DAY 39, JUNE 25
(MATT) The Mrs. woke us up at 8 a.m. and said, "Breakfast?" As my mind cleared for the most part, I had the mental awareness to say, "Shower first." She said, "Yah, yah," which I took as a yes. As breakfast began (without Heather and Ulrich, who had the good fortune of still being asleep.) The happy couple bustled around the kitchen and loaded the table full of food. The Mrs. finally sat while the husband continued to find things for us to eat. The Mrs. told us that when he woke up that morning, he had asked her several times, "How many boys? How many girls?" He couldn't remember how many of us he had drug home and partied with last night. She was laughing and kept saying, "He still tipsy." To which he simply roared, "NO!!" Let me say that he wasn't falling down, slobbering, toilet-hugging drunk--which is why he probably brought us, the first visitors ever, home with him.
We ate, and ate, and ate, and ate. (And drank about six cups of coffee.) We had sausage and eggs (probably what he meant by ham and eggs,) potatoes, bread, and alot more of last night's snack food. We ate and drank 'til I thought I'd pop. We had them laughing pretty good with one liners and jokes. For example, The Mr. was encouraging us to drink milk, telling us with sign language that it keeps you awake, and I mentioned that coffee makes you really awake. I guess it loses something in the translation. Anyway, the point I was driving at is that its not wise to joke if you're not sure what you are saying. Let me tell you why.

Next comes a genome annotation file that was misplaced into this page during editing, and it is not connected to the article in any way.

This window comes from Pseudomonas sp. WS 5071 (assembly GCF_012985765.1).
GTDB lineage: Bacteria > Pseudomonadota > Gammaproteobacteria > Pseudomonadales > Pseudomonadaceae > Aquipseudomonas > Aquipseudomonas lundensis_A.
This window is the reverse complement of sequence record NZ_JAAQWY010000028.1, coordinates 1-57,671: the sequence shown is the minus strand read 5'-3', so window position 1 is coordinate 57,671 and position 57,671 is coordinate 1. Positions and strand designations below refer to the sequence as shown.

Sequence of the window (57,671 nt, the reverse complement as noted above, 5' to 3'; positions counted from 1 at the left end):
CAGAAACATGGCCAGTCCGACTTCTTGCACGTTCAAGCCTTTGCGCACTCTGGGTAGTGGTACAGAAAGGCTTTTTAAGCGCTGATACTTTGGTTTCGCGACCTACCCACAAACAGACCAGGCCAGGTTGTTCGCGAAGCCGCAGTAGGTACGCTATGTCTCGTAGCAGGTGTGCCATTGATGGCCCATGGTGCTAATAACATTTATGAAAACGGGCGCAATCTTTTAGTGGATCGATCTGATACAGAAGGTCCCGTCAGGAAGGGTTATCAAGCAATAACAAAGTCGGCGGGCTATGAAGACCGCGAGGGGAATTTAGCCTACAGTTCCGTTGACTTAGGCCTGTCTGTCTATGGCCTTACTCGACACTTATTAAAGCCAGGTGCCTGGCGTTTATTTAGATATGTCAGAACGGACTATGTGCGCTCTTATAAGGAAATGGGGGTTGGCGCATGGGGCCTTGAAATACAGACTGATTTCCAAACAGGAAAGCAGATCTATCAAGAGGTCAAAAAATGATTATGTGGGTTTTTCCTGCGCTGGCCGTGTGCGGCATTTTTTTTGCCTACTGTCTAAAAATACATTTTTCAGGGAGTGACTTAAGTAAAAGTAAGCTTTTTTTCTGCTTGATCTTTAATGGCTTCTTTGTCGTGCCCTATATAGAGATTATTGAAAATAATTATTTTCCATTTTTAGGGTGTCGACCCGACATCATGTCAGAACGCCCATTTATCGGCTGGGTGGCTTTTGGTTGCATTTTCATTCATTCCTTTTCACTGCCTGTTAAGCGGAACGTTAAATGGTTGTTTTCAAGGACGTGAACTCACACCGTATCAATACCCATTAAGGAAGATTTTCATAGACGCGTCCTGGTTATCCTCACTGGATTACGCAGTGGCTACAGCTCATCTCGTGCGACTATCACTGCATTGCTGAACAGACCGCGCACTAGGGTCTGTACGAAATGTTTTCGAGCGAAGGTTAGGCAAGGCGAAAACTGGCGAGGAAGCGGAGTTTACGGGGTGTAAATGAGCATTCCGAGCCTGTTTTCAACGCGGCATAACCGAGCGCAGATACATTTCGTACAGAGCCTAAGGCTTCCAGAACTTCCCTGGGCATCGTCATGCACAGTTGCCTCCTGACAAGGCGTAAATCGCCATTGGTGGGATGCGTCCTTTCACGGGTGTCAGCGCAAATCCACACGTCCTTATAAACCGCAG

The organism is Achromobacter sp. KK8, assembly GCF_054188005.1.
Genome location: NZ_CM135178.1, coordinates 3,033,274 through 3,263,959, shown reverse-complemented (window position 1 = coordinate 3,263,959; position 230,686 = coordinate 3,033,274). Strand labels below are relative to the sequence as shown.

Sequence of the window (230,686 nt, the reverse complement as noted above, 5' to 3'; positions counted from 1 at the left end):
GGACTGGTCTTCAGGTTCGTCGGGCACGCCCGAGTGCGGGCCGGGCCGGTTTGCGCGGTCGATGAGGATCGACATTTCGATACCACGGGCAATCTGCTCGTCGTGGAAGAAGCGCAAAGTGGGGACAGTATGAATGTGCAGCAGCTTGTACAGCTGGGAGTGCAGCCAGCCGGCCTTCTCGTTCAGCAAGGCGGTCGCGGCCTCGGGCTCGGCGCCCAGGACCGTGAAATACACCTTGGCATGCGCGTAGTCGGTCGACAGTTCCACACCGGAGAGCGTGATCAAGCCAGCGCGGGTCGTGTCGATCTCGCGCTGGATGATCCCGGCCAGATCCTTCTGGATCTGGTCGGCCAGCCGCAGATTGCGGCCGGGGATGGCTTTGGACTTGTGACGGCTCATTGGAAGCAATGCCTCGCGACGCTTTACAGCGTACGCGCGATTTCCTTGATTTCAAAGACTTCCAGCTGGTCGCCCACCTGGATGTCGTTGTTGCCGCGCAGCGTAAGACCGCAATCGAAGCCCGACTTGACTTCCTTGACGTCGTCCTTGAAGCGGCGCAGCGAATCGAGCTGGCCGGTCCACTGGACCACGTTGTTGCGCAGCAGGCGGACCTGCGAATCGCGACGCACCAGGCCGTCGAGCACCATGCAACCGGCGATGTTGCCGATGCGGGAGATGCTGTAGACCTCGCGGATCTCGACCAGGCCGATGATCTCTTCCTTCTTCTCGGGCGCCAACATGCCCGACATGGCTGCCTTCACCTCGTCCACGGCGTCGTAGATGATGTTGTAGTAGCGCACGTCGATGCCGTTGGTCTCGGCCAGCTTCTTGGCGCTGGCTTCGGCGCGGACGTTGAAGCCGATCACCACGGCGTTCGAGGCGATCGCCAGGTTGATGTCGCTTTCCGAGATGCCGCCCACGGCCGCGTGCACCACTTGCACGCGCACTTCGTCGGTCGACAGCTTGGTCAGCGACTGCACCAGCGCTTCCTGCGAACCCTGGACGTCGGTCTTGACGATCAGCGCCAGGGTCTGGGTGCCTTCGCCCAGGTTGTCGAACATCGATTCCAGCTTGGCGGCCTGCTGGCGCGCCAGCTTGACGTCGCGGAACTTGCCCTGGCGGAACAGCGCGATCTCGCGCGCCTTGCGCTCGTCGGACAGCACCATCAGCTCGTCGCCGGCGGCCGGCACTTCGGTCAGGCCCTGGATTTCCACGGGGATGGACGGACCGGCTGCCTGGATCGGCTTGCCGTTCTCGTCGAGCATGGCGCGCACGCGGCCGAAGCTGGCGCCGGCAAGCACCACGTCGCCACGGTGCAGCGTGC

We were asking why their son Ulrich was still single at 29 years old. They said its because the German girls are liberated and have jobs and don't like to cook. We joked that maybe Heather could cook and he could marry her. Some how we got on the subject of souvenirs and I said maybe we'd leave Heather behind as a gift. The Mrs. asked what can I give you (I thought) and I said, "You've already given me this," as I grabbed my stomach, "that's enough of a souvenir." We all laughed at the joke. But later we found out that we might have been or should I say, we definitely were laughing at different jokes. We found Mass without the family who didn't go and made our way back to our temporary refuge.
It was there we found Heather and Ulrich having breakfast together. We found out shortly after that Heather was a little miffed at me. This is why joking by symbols and half communication is dangerous. The Mrs. had told our joking to Heather. We are not sure if the Mrs. misunderstood us or Heather misunderstood the Mrs., but it was a dangerous misunderstanding. Heather thought that I had said she and Ulrich were still upstairs because she was getting a German souvenir. I was confused as said, "That doesn't sound right, what did she mean?" Heather then held her belly and acted as if she were with child. Suddenly all became clear and after a brief moment of realization, Chris and I protestingly defended me. We explained what had occurred. I think Heather took it as if we thought she was cheap, shall we say, because of a discussion about refraining from sexual activity that Heather, Jon, and I had had. (Jon and I argued for sex only in the context of marriage--just in case you were wondering.) Heather seemed satisfied with the explanation, so life went on in our now co-ed community.